Since then, opponents have raised a slew of objections, mainly along the lines of nanny government. Now comes a particularly creative protest: the rule is racist. The NAACP's New York state branch and the Hispanic Federation have joined beverage makers and sellers in trying to stop the rule from taking effect March 12. A hearing is set Wednesday. Critics say the soda rule will unduly harm minority businesses and "freedom of choice in low-income communities."

When I first heard of Bloomberg’s quest, I assumed he was doing it simply to publicize the hazards of massive soft drink ingestion, since the rule is clearly unenforceable: if a sixteen-ounce Coke doesn’t satisfy you, all you need to do is buy another.

The issue made me wonder why we feel change needs to come from legislation rather than from grass-roots education. Why do we feel it’s up to government to improve our diets or clean our air or decelerate climate change? Considering this nation was founded by hyperdedicated activists, how have we become so passive?

The harm we suffer from imbibing ten gallons of high-fructose syrupy soft drinks annually is negligible compared to our astonishing passivity. If Mayor Bloomberg is serious about improving New Yorkers’ health, he’d recommend they get up off their La-Z-Boys and get active in their communities.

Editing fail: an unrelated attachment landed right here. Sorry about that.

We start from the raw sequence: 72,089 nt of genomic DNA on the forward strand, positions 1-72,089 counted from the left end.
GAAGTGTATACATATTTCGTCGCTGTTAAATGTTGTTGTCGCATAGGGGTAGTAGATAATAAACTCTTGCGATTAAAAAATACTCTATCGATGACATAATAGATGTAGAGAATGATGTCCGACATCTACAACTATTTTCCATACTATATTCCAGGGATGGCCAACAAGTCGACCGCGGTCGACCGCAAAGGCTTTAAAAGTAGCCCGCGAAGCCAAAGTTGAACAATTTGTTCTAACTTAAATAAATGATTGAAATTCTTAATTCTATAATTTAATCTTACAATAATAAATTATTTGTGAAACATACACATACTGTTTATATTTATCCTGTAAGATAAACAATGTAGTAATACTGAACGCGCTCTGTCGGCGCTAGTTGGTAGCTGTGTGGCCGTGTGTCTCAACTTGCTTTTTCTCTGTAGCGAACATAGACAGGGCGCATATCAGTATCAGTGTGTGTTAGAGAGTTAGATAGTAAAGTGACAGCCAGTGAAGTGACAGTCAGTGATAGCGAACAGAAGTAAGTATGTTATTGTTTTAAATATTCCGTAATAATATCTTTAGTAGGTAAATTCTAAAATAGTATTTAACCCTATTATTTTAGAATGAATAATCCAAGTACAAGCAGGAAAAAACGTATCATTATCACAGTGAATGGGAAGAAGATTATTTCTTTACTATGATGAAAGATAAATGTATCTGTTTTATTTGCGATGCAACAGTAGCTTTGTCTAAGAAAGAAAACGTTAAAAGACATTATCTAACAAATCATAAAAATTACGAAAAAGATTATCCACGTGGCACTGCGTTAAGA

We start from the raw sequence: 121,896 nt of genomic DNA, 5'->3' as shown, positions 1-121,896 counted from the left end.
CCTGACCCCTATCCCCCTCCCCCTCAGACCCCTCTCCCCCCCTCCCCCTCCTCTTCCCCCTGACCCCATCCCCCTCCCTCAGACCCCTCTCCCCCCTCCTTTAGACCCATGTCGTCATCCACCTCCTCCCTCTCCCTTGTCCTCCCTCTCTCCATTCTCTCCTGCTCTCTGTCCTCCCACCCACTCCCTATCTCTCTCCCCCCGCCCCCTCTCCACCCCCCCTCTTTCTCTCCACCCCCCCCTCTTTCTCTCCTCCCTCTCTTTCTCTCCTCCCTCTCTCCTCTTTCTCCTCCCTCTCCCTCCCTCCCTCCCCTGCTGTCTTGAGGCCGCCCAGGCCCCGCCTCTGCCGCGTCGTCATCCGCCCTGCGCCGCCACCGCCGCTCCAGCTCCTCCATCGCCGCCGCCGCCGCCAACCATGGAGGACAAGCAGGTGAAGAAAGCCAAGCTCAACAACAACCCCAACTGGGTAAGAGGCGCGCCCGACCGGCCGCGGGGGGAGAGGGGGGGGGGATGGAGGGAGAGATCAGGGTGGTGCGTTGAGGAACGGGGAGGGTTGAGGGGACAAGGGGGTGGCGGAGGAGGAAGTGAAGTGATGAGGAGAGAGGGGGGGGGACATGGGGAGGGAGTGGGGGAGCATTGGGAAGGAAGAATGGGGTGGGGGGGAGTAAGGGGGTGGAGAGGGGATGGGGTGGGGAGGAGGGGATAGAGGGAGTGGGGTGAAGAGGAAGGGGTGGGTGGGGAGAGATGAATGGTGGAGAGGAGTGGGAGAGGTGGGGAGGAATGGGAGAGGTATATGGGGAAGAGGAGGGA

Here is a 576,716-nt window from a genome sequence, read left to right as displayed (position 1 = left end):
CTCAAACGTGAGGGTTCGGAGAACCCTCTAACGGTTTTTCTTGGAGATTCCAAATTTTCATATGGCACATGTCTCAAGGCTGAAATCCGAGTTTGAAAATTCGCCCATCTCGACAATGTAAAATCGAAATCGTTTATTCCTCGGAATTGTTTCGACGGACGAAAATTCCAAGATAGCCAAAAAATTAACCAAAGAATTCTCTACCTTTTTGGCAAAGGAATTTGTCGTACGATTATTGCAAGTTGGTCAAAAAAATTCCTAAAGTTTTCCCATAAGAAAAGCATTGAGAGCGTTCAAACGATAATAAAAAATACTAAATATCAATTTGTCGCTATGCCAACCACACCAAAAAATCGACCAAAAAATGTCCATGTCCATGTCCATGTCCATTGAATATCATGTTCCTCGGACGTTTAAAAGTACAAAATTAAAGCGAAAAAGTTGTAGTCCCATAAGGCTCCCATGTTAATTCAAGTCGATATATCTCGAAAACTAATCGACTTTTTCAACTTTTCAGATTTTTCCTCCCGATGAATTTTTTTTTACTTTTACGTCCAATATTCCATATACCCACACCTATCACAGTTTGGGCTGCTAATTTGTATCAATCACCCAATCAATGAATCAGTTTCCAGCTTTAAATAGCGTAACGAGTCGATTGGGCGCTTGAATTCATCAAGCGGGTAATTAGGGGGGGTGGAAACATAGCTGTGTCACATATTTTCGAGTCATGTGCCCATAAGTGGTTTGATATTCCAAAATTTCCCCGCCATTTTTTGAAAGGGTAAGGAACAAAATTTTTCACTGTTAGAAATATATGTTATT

Friday, January 11, 2013


“Sit on my bed and talk to me,” Ms. Keochareon said. 

The students hesitated, saying they had been taught not to do that, to prevent transmission of germs. What they knew of nursing in hospitals — “I’m here to take your vitals, give you your medicine, okay, bye,” was different, after all.

Martha Keochareon, a 59-year-old woman who’d graduated from Holyoke Community College nursing school in 1993, was dying from pancreatic cancer. She asked her alma mater if they’d be interested in having their students see her for intimate exploration of the dying process. They were indeed interested, and Ms. Keochareon was delighted to teach the students they sent.

One instructor observed that when students eventually ran out of asking her medical questions, they practiced what she called “therapeutic communication” instead. “The way we’ve learned in school and haven’t applied enough is just saying, ‘I’m glad to be with you; you must be frustrated; you look uncomfortable.’ And let the patient just talk and talk and talk, and see where they’re at.”